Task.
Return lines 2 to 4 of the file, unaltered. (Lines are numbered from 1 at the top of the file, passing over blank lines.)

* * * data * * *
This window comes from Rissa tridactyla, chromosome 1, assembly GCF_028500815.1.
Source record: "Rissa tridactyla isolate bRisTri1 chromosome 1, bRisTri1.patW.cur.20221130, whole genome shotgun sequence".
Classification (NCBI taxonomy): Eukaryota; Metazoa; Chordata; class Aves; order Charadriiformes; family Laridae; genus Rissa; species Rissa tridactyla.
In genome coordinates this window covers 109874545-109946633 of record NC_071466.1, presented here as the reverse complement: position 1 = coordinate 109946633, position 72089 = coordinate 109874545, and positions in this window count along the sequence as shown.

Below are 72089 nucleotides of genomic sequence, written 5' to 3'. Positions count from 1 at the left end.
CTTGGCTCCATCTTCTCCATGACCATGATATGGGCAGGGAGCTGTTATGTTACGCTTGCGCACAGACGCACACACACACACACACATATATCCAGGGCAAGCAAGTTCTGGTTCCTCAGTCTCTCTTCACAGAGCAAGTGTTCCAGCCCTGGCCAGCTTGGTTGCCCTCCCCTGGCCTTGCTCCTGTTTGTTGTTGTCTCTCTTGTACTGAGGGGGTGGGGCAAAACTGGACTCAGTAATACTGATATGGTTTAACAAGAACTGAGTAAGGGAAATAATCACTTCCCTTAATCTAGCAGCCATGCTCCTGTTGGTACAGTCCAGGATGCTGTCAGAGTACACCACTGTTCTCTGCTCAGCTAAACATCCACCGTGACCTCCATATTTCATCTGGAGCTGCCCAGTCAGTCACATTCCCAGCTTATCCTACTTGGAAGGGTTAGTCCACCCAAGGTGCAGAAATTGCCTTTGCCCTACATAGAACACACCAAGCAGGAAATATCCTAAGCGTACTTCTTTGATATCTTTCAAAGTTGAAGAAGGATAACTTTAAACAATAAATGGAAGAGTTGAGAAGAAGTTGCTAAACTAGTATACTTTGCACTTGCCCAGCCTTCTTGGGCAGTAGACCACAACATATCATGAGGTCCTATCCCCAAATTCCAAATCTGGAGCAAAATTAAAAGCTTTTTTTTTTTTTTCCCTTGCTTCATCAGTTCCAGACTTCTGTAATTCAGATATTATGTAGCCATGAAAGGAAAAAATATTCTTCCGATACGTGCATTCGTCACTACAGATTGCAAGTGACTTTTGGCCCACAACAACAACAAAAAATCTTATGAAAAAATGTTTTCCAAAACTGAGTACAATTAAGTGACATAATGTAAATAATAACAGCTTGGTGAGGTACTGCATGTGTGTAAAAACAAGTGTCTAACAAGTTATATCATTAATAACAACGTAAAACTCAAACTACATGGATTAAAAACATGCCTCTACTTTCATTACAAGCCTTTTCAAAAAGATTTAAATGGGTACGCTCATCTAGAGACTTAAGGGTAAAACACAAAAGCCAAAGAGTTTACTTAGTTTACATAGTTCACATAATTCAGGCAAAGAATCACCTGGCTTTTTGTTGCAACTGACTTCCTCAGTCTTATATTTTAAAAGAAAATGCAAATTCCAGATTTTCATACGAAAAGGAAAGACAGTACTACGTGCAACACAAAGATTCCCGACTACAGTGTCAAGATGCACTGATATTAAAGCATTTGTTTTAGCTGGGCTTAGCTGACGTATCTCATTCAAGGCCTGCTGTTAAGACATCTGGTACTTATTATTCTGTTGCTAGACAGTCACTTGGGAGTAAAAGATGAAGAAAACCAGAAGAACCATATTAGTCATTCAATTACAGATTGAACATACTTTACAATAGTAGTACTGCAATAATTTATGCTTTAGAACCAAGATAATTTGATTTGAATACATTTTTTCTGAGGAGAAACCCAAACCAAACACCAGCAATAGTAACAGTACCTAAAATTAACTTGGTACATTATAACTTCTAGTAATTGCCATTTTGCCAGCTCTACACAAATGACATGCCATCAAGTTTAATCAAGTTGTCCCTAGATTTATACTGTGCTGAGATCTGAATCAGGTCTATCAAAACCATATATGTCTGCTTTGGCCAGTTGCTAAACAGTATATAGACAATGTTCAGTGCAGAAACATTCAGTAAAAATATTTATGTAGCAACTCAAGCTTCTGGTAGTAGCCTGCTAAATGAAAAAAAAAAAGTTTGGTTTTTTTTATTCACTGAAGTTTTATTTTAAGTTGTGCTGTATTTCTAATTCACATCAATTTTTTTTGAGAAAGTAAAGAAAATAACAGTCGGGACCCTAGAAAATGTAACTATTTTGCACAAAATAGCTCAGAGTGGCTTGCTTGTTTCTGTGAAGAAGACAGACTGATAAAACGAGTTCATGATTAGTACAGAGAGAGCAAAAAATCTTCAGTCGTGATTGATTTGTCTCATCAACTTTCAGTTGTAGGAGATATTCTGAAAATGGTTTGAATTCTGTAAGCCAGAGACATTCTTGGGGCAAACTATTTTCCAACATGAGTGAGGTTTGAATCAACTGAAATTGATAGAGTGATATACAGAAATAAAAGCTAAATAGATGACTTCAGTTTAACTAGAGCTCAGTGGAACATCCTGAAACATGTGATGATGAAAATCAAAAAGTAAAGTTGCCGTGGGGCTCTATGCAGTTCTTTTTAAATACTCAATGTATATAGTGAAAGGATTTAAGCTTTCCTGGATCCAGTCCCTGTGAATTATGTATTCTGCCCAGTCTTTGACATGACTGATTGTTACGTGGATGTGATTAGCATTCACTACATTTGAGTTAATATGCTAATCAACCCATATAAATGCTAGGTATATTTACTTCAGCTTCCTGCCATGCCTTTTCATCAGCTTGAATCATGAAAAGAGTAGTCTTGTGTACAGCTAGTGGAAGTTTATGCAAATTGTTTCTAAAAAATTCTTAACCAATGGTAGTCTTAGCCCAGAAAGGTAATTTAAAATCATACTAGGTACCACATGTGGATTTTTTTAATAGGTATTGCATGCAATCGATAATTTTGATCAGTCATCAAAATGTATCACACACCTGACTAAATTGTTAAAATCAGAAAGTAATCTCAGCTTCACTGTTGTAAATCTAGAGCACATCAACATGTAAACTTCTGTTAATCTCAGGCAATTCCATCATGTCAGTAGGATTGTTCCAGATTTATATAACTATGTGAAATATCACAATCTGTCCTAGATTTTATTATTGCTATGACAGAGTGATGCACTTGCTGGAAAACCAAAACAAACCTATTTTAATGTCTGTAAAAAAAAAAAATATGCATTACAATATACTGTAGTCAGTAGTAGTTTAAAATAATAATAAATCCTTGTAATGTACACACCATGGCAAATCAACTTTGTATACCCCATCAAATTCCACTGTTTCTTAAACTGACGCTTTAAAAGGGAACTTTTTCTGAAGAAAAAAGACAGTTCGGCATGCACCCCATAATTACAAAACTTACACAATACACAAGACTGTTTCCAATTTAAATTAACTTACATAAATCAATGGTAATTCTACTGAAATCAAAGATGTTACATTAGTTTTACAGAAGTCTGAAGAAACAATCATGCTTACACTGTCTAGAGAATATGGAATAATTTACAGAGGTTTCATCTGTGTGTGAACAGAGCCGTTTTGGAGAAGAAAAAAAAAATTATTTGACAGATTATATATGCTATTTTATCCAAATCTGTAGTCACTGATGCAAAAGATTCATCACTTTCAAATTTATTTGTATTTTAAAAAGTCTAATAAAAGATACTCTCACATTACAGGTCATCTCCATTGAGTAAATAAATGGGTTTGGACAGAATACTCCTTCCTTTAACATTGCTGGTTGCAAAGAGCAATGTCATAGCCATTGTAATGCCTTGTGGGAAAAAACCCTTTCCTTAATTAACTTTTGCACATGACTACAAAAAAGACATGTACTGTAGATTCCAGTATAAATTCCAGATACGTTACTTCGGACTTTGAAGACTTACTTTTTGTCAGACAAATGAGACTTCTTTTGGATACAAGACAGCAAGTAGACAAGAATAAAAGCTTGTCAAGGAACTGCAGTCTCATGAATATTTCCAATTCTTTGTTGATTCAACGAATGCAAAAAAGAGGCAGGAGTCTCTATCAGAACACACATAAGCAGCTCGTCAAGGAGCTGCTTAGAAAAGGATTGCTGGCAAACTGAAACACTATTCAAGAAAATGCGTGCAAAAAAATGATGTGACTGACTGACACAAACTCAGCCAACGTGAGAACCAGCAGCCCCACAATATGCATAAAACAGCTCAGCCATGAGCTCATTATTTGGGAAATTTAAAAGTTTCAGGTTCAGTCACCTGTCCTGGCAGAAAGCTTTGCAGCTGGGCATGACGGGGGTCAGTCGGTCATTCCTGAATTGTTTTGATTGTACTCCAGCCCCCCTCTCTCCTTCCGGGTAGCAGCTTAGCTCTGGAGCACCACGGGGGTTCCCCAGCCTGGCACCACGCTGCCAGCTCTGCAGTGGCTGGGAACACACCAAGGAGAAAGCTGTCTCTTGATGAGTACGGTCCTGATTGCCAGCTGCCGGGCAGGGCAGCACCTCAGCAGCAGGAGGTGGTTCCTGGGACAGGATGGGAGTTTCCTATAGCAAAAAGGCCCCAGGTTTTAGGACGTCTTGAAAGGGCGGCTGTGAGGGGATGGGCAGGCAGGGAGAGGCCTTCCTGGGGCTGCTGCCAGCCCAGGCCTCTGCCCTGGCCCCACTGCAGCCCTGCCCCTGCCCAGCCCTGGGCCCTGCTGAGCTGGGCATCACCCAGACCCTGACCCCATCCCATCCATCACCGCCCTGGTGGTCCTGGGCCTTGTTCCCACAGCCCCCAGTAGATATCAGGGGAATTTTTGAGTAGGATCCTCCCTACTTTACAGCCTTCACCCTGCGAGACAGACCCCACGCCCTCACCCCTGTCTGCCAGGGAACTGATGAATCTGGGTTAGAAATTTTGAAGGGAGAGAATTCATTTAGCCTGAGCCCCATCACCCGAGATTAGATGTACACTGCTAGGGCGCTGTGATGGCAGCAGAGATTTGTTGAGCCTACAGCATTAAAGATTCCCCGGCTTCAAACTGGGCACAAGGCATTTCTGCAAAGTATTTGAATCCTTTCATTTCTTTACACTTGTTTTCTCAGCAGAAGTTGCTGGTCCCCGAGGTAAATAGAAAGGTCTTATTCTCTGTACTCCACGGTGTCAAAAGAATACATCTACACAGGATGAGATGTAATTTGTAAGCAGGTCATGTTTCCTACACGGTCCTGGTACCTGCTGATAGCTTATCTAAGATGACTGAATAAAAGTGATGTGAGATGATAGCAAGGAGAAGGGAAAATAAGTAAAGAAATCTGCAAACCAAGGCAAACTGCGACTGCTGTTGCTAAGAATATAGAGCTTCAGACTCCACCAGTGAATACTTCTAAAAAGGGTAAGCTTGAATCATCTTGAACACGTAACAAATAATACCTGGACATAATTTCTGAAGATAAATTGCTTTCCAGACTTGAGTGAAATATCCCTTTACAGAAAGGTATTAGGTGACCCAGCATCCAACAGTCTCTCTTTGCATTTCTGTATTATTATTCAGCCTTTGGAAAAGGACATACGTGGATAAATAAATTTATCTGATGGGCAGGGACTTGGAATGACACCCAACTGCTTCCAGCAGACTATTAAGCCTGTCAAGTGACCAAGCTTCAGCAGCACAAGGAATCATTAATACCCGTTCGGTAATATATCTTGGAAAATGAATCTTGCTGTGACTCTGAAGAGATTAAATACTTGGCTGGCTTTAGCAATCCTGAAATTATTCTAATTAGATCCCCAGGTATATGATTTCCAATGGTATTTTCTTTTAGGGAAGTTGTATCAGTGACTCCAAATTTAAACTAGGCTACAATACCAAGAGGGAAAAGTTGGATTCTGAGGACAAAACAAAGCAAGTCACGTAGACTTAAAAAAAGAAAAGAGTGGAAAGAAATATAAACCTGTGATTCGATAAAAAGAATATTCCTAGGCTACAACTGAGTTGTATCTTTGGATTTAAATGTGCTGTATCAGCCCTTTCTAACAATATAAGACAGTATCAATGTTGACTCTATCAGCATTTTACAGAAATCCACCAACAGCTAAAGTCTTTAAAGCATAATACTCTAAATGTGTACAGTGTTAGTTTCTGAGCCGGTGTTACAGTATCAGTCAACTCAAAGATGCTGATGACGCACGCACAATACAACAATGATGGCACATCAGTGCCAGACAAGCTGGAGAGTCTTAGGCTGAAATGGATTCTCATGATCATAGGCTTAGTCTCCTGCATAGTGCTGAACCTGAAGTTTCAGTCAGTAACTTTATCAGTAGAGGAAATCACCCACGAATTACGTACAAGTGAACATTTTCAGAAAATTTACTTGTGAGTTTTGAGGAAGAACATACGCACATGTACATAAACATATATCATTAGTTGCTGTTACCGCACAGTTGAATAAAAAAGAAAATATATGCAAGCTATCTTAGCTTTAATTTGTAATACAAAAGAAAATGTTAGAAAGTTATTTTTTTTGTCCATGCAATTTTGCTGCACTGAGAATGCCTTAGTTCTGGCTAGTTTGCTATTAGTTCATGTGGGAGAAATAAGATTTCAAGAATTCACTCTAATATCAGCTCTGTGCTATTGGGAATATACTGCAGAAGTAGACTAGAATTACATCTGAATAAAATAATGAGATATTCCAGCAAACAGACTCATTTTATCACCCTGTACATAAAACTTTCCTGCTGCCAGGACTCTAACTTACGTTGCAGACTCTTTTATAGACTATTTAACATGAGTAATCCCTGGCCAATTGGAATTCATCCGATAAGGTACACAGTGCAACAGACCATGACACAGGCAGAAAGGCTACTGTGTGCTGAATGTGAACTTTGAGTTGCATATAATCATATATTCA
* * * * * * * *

Source record: "Rissa tridactyla isolate bRisTri1 chromosome 1, bRisTri1.patW.cur.20221130, whole genome shotgun sequence".
Classification (NCBI taxonomy): Eukaryota; Metazoa; Chordata; class Aves; order Charadriiformes; family Laridae; genus Rissa; species Rissa tridactyla.
In genome coordinates this window covers 109874545-109946633 of record NC_071466.1, presented here as the reverse complement: position 1 = coordinate 109946633, position 72089 = coordinate 109874545, and positions in this window count along the sequence as shown.